By Dick Barrett
26 In the sixth month the angel Gabriel was sent from God to a city of Galilee named Nazareth, 27 to a virgin betrothed to a man whose name was Joseph, of the house of David. And the virgin’s name was Mary. 28 And he came to her and said, “Greetings, O favored one, the Lord is with you!” 29 But she was greatly troubled at the saying, and tried to discern what sort of greeting this might be. 30 And the angel said to her, “Do not be afraid, Mary, for you have found favor with God. 31 And behold, you will conceive in your womb and bear a son, and you shall call his name Jesus. 32 He will be great and will be called the Son of the Most High. And the Lord God will give to him the throne of his father David, 33 and he will reign over the house of Jacob forever, and of his kingdom there will be no end.”
34 And Mary said to the angel, “How will this be, since I am a virgin?”
35 And the angel answered her, “The Holy Spirit will come upon you, and the power of the Most High will overshadow you; therefore the child to be born will be called holy—the Son of God. 36 And behold, your relative Elizabeth in her old age has also conceived a son, and this is the sixth month with her who was called barren. 37 For nothing will be impossible with God.” 38 And Mary said, “Behold, I am the servant of the Lord; let it be to me according to your word.” And the angel departed from her. — Luke 1:26-38 (ESV)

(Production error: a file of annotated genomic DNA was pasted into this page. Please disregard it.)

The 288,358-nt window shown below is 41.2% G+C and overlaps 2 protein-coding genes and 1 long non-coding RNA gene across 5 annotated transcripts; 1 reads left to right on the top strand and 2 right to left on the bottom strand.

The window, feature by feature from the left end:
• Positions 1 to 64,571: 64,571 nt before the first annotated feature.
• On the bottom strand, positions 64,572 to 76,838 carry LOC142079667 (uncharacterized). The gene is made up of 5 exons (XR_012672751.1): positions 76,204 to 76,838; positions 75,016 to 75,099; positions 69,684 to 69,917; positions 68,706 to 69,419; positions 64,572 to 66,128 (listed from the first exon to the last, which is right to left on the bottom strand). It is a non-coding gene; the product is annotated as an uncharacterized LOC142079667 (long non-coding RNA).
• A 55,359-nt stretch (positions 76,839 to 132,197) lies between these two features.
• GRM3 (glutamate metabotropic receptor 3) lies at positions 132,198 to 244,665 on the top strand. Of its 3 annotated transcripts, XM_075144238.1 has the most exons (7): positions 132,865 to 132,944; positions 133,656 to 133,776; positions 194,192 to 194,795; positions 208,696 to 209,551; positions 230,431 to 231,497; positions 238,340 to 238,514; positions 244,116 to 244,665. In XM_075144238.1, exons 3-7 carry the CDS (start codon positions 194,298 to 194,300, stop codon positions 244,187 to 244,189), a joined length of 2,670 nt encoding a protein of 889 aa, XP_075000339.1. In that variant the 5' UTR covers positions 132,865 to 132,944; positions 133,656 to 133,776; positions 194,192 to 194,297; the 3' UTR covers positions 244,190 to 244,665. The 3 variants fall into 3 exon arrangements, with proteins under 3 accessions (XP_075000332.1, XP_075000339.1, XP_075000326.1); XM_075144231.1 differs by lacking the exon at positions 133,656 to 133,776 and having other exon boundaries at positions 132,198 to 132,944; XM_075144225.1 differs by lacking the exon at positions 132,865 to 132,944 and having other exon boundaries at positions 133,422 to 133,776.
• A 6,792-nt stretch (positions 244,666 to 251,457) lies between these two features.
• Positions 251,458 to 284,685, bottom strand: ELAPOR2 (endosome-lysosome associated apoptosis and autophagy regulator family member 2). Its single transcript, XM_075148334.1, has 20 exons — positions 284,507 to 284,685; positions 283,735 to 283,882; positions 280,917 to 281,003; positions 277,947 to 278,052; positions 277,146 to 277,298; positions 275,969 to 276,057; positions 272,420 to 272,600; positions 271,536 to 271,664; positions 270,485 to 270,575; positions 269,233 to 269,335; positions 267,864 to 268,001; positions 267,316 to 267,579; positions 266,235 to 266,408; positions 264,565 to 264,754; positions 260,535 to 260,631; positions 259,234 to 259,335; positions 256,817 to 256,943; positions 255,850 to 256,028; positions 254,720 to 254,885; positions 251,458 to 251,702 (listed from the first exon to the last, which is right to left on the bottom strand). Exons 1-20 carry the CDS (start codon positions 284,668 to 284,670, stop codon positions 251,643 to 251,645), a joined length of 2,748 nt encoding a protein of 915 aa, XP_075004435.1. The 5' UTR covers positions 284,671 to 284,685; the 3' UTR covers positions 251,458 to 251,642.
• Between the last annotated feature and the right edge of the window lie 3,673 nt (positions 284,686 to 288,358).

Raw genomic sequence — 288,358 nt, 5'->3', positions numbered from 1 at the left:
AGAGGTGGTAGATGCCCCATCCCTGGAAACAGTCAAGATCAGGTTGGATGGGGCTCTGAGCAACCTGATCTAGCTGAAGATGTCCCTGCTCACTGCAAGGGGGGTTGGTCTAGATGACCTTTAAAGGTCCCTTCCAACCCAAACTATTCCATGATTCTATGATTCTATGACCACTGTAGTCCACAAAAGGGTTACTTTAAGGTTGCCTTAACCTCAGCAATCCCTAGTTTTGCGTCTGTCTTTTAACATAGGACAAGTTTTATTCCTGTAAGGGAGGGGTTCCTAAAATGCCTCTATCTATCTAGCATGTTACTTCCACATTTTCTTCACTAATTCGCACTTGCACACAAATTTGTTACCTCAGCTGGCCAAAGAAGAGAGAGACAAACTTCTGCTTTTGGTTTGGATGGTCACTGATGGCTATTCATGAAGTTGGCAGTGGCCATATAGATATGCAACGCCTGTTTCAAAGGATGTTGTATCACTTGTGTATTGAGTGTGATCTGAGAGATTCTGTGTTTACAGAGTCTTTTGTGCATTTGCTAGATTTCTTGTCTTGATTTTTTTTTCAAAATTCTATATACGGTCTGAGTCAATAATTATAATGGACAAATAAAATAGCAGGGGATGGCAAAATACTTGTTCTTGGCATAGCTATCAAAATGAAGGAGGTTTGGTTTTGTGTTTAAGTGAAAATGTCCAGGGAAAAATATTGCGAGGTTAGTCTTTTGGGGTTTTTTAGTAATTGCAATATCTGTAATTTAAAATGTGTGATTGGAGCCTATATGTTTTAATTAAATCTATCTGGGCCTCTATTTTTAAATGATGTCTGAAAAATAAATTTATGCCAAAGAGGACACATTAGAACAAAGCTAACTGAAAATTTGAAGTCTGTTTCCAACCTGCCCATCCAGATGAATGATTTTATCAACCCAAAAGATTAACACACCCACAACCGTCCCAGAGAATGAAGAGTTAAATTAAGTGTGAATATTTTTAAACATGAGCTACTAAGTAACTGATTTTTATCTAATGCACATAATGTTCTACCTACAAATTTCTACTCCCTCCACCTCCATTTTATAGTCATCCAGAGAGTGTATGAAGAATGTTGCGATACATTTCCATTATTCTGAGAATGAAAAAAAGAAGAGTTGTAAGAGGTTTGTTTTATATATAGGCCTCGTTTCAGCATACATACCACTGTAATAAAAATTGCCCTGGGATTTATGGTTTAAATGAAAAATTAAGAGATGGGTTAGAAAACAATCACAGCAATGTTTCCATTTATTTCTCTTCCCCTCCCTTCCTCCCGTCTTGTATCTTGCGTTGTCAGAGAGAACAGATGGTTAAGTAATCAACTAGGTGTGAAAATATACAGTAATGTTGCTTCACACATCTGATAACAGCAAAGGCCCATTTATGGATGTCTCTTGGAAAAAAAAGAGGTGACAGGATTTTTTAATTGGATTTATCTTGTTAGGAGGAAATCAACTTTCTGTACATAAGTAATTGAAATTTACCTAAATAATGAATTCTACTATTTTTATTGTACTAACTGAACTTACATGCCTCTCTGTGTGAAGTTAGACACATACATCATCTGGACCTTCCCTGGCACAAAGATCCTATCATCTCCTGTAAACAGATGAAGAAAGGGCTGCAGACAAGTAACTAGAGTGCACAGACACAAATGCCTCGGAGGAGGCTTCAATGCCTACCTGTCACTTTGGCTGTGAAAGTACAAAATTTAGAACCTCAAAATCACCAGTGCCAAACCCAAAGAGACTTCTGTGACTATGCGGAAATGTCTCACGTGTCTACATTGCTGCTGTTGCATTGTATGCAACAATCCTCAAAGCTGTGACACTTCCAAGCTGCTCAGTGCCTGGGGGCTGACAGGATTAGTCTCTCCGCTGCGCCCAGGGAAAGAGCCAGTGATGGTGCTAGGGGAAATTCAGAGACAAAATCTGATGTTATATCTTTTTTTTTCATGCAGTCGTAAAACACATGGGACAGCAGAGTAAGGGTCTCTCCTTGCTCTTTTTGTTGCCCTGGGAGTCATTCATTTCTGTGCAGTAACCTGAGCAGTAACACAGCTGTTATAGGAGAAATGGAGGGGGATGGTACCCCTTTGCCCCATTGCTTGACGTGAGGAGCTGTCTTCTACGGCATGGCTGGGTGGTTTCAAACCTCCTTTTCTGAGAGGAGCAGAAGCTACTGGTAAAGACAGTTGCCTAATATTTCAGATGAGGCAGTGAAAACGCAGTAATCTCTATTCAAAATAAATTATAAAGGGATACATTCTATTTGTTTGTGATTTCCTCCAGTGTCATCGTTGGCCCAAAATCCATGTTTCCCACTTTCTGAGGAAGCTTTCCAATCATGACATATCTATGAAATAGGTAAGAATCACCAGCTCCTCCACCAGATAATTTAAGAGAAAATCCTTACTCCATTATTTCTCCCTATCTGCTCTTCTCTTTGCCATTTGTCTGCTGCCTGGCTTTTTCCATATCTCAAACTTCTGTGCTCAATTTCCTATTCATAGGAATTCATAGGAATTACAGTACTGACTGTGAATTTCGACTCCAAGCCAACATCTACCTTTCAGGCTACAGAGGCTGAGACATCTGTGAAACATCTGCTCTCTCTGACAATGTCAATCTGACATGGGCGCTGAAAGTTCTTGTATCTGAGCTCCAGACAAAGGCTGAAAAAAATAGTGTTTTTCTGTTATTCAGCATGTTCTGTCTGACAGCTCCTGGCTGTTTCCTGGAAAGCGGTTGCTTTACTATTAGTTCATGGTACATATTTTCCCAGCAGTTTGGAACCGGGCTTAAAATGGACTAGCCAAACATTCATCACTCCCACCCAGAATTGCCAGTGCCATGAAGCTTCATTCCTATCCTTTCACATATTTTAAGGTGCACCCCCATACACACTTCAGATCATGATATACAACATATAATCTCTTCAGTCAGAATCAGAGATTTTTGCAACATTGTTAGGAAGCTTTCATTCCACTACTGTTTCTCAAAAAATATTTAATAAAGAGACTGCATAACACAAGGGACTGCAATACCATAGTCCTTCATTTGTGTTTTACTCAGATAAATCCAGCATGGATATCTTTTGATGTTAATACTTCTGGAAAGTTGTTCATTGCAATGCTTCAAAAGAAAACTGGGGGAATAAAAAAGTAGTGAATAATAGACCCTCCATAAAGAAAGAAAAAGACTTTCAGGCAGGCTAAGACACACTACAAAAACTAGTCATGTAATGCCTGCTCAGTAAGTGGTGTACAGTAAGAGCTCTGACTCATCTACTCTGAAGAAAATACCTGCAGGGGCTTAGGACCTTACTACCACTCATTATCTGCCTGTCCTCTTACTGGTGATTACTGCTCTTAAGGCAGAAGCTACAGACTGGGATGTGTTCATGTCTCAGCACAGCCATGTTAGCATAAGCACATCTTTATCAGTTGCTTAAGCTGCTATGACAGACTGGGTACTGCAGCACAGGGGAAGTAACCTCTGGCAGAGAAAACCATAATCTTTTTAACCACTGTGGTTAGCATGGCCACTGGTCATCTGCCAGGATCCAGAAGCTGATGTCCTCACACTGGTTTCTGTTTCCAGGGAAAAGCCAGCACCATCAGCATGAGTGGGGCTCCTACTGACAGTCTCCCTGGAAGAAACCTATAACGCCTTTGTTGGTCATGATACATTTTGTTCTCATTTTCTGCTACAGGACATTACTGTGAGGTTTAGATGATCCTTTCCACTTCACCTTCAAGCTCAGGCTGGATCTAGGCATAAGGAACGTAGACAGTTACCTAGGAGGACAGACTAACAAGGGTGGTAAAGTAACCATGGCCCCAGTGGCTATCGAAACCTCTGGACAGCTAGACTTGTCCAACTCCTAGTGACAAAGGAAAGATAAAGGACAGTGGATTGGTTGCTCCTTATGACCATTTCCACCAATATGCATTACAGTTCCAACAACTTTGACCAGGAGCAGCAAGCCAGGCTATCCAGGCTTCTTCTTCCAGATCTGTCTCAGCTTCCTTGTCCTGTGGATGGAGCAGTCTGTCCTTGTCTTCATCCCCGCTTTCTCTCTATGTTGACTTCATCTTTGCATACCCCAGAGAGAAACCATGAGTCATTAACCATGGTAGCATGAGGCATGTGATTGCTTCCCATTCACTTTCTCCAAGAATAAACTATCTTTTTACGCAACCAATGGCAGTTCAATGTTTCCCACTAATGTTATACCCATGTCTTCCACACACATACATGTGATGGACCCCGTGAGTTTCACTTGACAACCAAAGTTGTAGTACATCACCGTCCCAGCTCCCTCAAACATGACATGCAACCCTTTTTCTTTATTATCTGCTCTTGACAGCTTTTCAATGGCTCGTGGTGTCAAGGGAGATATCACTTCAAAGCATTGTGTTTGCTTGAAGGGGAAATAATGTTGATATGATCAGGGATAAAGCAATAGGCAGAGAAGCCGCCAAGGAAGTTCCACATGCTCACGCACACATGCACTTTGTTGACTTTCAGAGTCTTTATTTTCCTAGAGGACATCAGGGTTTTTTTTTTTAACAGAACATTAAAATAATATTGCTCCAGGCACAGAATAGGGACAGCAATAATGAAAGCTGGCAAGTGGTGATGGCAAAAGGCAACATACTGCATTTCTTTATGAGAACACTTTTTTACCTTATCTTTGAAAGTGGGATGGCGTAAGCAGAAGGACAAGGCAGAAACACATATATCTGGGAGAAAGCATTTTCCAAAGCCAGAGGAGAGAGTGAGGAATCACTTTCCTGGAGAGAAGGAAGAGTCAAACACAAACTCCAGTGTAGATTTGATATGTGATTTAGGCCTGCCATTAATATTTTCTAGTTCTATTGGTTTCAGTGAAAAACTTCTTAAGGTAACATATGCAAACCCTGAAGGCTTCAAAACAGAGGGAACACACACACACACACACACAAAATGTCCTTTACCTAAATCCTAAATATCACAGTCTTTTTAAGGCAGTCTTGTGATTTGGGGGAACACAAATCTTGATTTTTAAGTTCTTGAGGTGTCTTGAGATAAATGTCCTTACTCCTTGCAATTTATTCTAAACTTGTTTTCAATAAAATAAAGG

Having been raised in and spending the first 20-plus years of my life in the Roman Catholic Church, I struggled with the veneration of Mary, the mother of Jesus. There was a lot in the Catholic tradition about Mary about which I just could not find biblical support, especially the belief in her perfection and perpetual virginity, both before and after Jesus’ birth. Unfortunately, for the second quarter of my life I failed to give Mary the honor she was due. It’s only been during the past 20 years that I have come to appreciate who she was and the model she represents.
Now, being part of the Mennonite Church, which puts so much emphasis on discipleship, I find Mary to be one of Jesus’ disciples, if not the greatest of them. In fact, it is not her perfection that makes her so appealing; it is her humanness. I marvel that God would choose someone from such a low position, a young, poor, virgin girl, to incarnate the gift of his Son, Jesus Christ. Mary found favor with God not because of her perfection or anything she had done. Mary found favor with God because God chose her. And it appears that the only reason God chose her to incarnate his Son to the world was that he knew what Mary’s response was going to be: “Behold, I am the servant of the Lord; let it be to me according to your word.”
In the Annunciation and Incarnation of Jesus in Mary we find the entire Gospel message. Henri Nouwen expresses it this way in his book, Jesus: A Gospel:
“God chose to take flesh in the woman who had found favor in God’s eyes and had responded to that favor with a full ‘yes.’ Her response was not only an initial agreement but a lifelong obedience to God’s redemptive presence. In this obedience she followed Jesus in the most perfect way. Her life was a life of always fuller abandonment to the divine will, a total emptying in faith, a full entering into the darkness of her Son’s death. There is no other human being in whom we can see so fully what it means to receive the love of God who loves us so much that he sent his own Son. She has known more blessing and more suffering than anyone else in all humanity. In her we see most fully what it means to be redeemed.”
The same opportunity that God gave Mary to have his Son born within her has been offered to everyone. Will we say ‘yes’ to Jesus being made incarnate in us, and will we allow it to be done according to God’s word, God’s will, and God’s way? That is the main reason for the season of Advent and Christmas which we are about to enter into. May we respond in the affirmative for the glory of Jesus’ name.